The Civil War regiment most closely associated with Racine was the 22nd Wisconsin Infantry. It was Organized at Camp Utley in Racine and mustered in on September 2, 1862. Camp Utley was named in honor of Racine resident William L. Utley. Utley was the first elected marshal of Racine, a politician, and Adjutant General of Wisconsin at the beginning of the Civil War. He was also the Colonel of the Regiment. Camp Utley was used as the training ground for other regiments as well including the 4th, 22nd and 33rd WI Infantry (which had numerous men from Kenosha in it) as well as the 1st through 10th batteries of WI Light Artillery.
In 1861 a soldier wrote a letter home describing the camp: “The tent grounds are laid out in streets — about 5 rods wide, each company having its own street. Each tent has from six to eight men, and is supplied with a pail and washtub. Every man has a blanket and towel furnished him and also soap, a washbasin and various other little things to match. So you see, we are pretty well supplied with the necessaries.”
The 22nd Wisconsin Infantry was composed of three companies from Racine, two from Monroe, two from Beloit, and one, each, from Janesville, Geneva and Delavan. The regiment was particularly known for it antislavery sentiment and was called “The Abolition Regiment.” It left the state on September 16, 1862, to serve in Kentucky.
In Kentucky, the regiment disobeyed the army policy of returning fugitive slaves. In one instance, Col. Utley was indicted by a Kentucky court and the Sheriff was ordered to arrest him. The attempt was not made.
In 1863, most of the regiment was captured. The officers and men were sent to Southern prisons. They were exchanged in May 1863 and re-equipped. The regiment then took part in Sherman’s 1864 Atlanta Campaign and fought well at Resaca, its first real battle, losing about 70 men. It fought again at Dallas, Kennesaw Mountain and Peach Tree Creek, losing another 100 men. Like so many of Wisconsin’s regiments, the 22nd Wisconsin took part in Sherman’s March to Savannah, ending with the Carolina campaign and the Grand Review in Washington in May 1865. During its service, the regiment lost 231 men, more than a quarter of them in combat. Col. Utley served until July 5,1864 when he was discharged for disability.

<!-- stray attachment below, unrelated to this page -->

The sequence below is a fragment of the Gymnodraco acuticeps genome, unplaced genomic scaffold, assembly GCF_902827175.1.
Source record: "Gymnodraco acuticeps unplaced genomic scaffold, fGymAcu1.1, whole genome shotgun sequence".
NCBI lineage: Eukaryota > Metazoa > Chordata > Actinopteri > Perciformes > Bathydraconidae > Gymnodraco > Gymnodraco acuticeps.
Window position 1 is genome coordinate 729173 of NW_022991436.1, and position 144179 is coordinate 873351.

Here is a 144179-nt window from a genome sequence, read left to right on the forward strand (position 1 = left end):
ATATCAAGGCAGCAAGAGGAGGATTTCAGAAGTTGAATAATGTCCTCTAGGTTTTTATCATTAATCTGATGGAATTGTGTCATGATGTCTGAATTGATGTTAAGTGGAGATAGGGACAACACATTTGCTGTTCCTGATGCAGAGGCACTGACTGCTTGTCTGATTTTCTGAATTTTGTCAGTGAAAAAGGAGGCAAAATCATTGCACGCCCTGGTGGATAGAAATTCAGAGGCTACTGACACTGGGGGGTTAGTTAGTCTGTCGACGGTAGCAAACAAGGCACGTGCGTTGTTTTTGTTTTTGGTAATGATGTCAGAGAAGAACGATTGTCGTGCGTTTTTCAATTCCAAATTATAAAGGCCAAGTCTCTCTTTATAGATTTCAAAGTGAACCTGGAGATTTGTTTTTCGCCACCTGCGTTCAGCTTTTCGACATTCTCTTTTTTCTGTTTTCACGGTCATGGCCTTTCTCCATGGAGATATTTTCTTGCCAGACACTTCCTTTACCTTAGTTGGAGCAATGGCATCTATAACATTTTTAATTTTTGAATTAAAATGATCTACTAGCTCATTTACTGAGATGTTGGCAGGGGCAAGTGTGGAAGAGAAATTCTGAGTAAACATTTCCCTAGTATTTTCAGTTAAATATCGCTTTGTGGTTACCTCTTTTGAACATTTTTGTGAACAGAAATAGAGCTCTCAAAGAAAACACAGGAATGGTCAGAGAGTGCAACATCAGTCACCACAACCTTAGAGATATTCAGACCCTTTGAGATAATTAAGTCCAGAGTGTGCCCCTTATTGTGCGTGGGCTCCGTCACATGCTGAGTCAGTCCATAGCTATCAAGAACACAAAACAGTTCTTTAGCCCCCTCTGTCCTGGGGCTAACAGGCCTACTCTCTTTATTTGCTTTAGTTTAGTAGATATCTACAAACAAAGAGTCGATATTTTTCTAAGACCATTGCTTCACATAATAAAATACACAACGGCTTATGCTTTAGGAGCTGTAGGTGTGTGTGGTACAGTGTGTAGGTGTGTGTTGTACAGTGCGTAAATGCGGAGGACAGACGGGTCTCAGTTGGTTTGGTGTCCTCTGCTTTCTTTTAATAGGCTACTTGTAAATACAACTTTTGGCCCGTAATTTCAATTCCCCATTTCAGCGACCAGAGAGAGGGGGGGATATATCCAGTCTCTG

One of the more renowned members of the 22nd Wisconsin was John Dearborn Walker. [Featured photo at left] Born in 1851 in Pennsylvania, his parents moved to Racine when he was young. John enlisted in the Union army on September 1, 1862. He was eleven. He was one of the youngest, if not the youngest, soldier in the Union army during the Civil War. John, who claimed he was fourteen, was taken in as a musician and became a drummer with Company B. He listed his occupation when he joined as “school boy” and was four feet, three inches tall. He was captured at Brentwood, Tennessee, with the rest of the regiment and then exchanged.
He was sick for most of 1863 and was discharged for disability on December 28, 1863, at the age of twelve. His discharge papers labeled his sickness “conjunctivitis and chronic catarrh.” The following year, John’s health returned. He reenlisted as a musician in Company K of the 8th Wisconsin Infantry on July 25, 1864 and stayed with that regiment until the end of the war. He was mustered out on September 5, 1865, at the age of fourteen, standing five feet, seven inches tall.
Below: A photograph showing Jesse L. Berch, left, of Racine, quartermaster sergeant and Frank M. Rockwell, right, of Geneva, Wis., regimental postmaster, both of the 22 Wisconsin Infantry Regiment. Berch and Rockwell escorted the African American woman between them, an escaped slave, from Kentucky to freedom in Ohio. Photo taken at J. P. Ball’s Photographic Gallery in Cincinnati.